Like almost everyone else, I want to leave my children and grandchildren with the best possible lives as my legacy to them. However, that legacy isn’t likely to be measured in inheritance dollars, accumulated real estate, or valuable stuff. My children taught me that the stuff was the least important gift that I could give them. Our best shared memories are when we did things together, especially in natural settings. Fishing, hiking, canoeing, camping, sporting activities, swimming (the list is long), in a relatively clean and healthy environment. Today the number of places we can fish and swim in safety has diminished. Why? We make massive messes and somehow think nature will clean up after us. If not nature, then maybe the government will take care of the problem. We don’t take individual responsibility though we are quick to blame this group, or that group, or this country or that country; we condemn the corporations for the messes, but only if we aren’t employed by the corporations or if our community is dependent upon the corporations continued existence – then, we cite need and super-human efforts by the same corporation to save the environment.
Getting naked in public causes that public to react with a level of shock. In Canada we have a history with these naked protests that go back more than a hundred years, when a group known as the Sons of Freedom, a sect of the Doukhobors, marched though city streets protesting materialism and what they felt to be oppressive demands on their freedoms by various governments. Today, the WNBR is attempting to shift human consciousness, or should one say, make humans more conscious of the negative impact on our world by our dependence on fossil fuels. There message is to find alternate ways to get from point A to point B. We don’t always need to drive our cars to go to a store only a few blocks away (or even less). This message has been said over and over again but with no affect other than to have our fossil fuel companies begin to co-opt the terms ecology, environmental, ecological, green and so on. So, it is necessary to use different strategies. Remember, the objective – a cleaner, safer world for our children and grandchildren.
One of the side benefits, is how individuals who take part in such events seem to become more invested in their own fitness and begin to engage more in activities that promote their fitness. Being active and naked is to take part in an extraordinary event of body freedom. The ancient Greeks knew what being active and naked was all about; they gave us the Olympics which for them was a celebration of nude competition. Today we are invested in creating specialized clothing to approach as close as possible, the sensation of being clothing free, all in the name of going higher and faster.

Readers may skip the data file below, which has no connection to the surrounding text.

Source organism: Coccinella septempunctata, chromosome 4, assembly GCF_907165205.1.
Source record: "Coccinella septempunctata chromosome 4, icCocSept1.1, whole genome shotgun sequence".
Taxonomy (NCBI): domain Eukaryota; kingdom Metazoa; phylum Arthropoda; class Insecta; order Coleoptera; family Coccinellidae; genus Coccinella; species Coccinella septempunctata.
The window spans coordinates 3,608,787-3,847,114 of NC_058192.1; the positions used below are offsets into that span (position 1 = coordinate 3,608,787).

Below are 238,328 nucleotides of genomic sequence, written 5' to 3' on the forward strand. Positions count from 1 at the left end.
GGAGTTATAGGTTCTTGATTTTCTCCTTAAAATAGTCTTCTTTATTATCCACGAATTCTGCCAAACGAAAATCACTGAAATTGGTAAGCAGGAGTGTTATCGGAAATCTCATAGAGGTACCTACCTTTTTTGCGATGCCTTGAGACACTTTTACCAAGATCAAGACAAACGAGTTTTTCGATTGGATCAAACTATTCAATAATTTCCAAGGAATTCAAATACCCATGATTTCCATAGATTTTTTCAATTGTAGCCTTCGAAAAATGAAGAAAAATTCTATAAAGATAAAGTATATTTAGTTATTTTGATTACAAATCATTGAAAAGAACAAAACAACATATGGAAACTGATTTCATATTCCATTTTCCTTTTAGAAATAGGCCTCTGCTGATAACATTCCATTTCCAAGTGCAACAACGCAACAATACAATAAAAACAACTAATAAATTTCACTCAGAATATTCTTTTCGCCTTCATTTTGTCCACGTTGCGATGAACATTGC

Naked activism and naked activity – this is a good place to begin if you want to change the world in order to make it a better place, and to change yourself in order to be healthier with a stronger sense of well-being.
Well, the sun is peeking out every now and then reminding me to lighten up and not be so serious, after all, it could still be winter time. With that in mind, I packed the tent and a few necessities into my van with the full intention of spending at least two nights at the campgrounds, even if it is raining.
I was reminded about how nice it is to run naked in the rain should it rain. With temperatures expected to reach 20+ C, this is a good possibility. The expression used was, “If life gives you lemons, make lemonade.” Yesterday, I complained about rain in the forecast and was looking for someone or something to blame for ruining my plans. But as I mentioned yesterday, I turned that around with some positive thoughts that grew out of reading from Pema Chödrön’s book, When Things Fall Apart. Today I want to share a bit more of what I read:
“We habitually erect a barrier called blame that keeps us from communicating genuinely with others, and we fortify it with our concepts of who’s right and who’s wrong. We do that with the people who are closest to us, and we do it with political systems, with all kinds of things that we don’t like about ourselves or our society.” [p. 81]
Being out in the rain, being on this retreat for this matter, isn’t all about running in the rain and playing. It is to be a retreat and I will find myself going within to touch what I would rather leave alone. I know that I can’t continue to deny the inner world regardless of whether or not it makes me sad or hurt. I have to touch those tender areas in order to be more authentic with myself. Being nude, vulnerable and open to what I will find there is vital if I am ever to exit out of the blame game.
The day after tomorrow I head out again for my next acutherapy appointment in an attempt to tame my seasonal allergies. When I headed out the previous time, I ended up driving in the rain and cancelling my plans for a naturist, three-day retreat to follow the appointment as the weather was poor. This time I have practiced putting up a tent that I have borrowed from my daughter for the second attempt at a three-day retreat to follow the acutherapy appointment – and the forecast is for four days of cold, wet weather with no likelihood of sunshine. It is discouraging to say the least, after all, I have been looking forward to a naturist retreat since my return to Canada in mid-April.